During COVID, I got a bit annoyed with the content that brands were putting out. Every day, I’d be scrolling LinkedIn, Twitter or my email inbox and I’d have to wade through a sea of bollocks, platitudes and jargon in search of substance, context and actual content.
And it wasn’t just the words. The whole experience felt a little rushed and ill-considered, leaving me to suffer bad content in a bad experience. We spend months arguing over the colour of our logo as though the whole world is going to see it, then copy and paste our blog articles as though nobody will see them.
Whether your audience is sat in their home office (aka 2nd bedroom) reading your content on a laptop, or sipping coffee in the breakout space (aka kitchen) while scrolling on their phone, the experience needs to be pleasant to encourage them to keep reading and stay interested.
We took a look at the brands communicating well during lockdown and collated our top tips for content that makes people want to read on.
We promise, by actioning these tips it’ll make your content gooderer.
Get to the point. Quickly.
Between 2000 and 2015, people’s attention spans dropped by 25%.
Apparently, now less than that of a goldfish.
But what does this mean for your content?
- It needs to capture their attention and hold it.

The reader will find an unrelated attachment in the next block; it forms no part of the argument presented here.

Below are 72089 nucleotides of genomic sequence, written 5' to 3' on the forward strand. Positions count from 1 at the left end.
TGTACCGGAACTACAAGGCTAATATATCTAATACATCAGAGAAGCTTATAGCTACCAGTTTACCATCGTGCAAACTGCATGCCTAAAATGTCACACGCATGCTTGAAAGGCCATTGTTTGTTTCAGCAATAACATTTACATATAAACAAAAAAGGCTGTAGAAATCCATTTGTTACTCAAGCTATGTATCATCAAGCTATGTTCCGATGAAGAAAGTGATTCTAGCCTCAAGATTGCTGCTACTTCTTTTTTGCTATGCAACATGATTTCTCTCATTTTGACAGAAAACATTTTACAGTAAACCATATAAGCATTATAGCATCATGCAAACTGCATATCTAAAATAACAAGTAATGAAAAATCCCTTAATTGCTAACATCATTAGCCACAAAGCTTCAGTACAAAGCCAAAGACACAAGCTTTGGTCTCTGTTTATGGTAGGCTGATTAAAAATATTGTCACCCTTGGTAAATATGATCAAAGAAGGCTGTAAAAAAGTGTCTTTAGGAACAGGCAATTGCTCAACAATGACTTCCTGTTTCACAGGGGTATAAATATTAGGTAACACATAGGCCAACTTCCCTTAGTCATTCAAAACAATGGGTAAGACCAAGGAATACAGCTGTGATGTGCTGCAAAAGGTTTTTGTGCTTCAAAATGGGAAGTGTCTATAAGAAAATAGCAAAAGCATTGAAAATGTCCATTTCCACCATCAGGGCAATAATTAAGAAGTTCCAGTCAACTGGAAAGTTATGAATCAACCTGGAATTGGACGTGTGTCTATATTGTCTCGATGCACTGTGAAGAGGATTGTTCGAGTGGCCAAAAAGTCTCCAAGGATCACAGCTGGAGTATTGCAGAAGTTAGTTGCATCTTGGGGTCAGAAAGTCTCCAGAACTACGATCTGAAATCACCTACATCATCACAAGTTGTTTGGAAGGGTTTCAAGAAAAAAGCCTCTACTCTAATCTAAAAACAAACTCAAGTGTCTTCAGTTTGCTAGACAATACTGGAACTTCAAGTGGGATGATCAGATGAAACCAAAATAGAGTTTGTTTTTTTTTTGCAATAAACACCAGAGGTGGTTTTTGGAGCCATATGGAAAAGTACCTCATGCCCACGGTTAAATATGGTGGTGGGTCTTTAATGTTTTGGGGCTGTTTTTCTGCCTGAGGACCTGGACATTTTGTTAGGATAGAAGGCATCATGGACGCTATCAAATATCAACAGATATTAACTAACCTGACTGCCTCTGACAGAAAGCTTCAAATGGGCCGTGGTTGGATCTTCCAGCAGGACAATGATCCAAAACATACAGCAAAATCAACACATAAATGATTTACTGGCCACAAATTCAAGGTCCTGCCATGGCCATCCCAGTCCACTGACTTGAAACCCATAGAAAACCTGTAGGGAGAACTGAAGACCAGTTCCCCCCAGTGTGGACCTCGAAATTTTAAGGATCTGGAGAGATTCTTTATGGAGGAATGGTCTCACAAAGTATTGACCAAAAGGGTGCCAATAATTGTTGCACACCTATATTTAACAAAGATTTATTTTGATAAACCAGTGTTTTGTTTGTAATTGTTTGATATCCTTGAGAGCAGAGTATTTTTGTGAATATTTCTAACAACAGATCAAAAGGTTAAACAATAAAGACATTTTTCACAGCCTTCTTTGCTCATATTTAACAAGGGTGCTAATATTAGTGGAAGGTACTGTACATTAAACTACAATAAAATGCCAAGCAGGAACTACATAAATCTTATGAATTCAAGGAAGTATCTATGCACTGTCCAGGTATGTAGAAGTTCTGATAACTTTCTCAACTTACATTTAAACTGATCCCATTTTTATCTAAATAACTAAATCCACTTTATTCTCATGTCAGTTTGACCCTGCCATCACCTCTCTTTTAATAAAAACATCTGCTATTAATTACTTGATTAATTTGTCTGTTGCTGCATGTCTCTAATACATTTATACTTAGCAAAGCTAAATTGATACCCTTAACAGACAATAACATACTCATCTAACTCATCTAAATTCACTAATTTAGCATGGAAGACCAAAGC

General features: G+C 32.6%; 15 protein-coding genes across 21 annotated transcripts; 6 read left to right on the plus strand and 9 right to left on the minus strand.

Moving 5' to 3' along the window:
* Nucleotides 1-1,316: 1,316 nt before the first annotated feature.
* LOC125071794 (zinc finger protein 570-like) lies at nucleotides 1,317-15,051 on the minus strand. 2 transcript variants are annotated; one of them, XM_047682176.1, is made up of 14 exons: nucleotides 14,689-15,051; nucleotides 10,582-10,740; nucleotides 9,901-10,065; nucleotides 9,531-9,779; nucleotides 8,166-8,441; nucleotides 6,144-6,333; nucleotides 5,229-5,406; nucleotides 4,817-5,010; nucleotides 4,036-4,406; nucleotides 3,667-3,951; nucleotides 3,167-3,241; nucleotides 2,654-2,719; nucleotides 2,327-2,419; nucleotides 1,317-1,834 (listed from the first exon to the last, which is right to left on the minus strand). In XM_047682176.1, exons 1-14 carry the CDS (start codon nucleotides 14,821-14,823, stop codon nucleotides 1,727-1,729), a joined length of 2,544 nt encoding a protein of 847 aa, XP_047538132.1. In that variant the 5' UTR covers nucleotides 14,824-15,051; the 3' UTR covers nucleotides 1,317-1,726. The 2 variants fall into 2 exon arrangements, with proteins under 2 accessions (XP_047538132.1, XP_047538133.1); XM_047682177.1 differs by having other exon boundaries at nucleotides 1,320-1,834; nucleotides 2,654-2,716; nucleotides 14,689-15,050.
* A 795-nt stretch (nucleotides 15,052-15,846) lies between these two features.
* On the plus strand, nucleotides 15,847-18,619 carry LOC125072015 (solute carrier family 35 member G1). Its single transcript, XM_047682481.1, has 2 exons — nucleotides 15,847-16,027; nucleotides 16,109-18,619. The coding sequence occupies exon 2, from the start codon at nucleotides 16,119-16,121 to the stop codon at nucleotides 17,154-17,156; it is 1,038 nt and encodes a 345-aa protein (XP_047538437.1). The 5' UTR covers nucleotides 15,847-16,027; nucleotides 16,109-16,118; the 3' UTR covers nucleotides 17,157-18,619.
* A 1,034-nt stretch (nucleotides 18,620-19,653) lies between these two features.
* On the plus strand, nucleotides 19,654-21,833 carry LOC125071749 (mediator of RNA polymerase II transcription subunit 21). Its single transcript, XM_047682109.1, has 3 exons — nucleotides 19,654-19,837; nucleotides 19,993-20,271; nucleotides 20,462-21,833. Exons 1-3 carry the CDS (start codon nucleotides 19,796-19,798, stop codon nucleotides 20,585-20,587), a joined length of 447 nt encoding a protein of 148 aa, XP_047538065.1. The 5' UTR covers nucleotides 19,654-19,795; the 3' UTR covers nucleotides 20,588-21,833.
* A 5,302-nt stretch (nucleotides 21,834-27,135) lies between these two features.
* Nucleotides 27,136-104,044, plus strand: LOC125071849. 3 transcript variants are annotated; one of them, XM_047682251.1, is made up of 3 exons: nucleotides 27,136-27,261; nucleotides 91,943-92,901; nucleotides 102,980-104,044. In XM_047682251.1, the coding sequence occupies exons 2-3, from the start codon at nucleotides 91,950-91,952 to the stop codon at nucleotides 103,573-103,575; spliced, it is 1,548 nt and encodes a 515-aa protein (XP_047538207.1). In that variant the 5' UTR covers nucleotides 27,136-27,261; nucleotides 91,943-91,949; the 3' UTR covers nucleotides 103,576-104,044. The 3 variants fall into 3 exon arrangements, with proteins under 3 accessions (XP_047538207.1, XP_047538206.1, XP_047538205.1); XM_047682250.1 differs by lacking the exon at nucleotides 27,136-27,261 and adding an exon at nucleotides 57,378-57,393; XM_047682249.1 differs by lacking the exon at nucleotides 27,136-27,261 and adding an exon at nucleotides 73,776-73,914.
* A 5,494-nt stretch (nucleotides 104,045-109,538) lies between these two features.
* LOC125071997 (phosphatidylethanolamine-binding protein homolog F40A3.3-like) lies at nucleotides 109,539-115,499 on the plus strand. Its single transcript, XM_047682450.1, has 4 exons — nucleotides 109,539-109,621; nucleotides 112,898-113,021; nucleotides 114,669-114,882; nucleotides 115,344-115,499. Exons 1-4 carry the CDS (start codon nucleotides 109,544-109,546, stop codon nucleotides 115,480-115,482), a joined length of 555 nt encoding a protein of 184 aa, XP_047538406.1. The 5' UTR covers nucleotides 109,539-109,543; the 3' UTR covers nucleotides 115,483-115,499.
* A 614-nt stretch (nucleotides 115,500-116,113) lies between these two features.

Or they’ll leave.
- It needs to be punchy, sharp and direct.
Or they’ll get bored trying to decipher what you actually mean.
- It needs to be shorter than you think.
Or they won’t start to read it, never mind finish it.
It’s better to leave them wanting more than battling through to the end. Especially if your word count is high, but the actual content is low.
These rules apply across all communications. You can’t just spend hours crafting ad copy because it’s ‘direct response’. Everything in 2020 should be considered direct response. We’re surrounded 24/7 by a barrage of information and messaging; our brains don’t switch between ‘ad receptive’ and ‘content receptive’, we jump from one content platform to another and expect the same experience. You’re not competing with your competitors; you’re “competing” with all brands.
It’s hard to capture attention, but the fight doesn’t end there. Your intro needs to be compelling, but so does your middle and your end. On mobile, even more so than desktop. Readers tend not to like reading long-form content on a small device screen, so using the fewest words could help portray your message and keep the reader engaged.
While you’ve got their attention they’re yours, don’t give them an excuse to leave, there are enough Netflix notifications to entice them to do that already.
- Get to the point.
- Front-load it - either with compelling content or relevant context. Or both.
- Cut, cut, and cut again.
Respect your audience’s time, and they’ll reward you by giving you more of it.
Everyone is always exaggerating!
Of course, not everyone is always exaggerating, unless you’re doing it for ironic impact then hyperbole and exaggeration are best left for your arguments at home (apparently, I “NEVER” wash the dishes).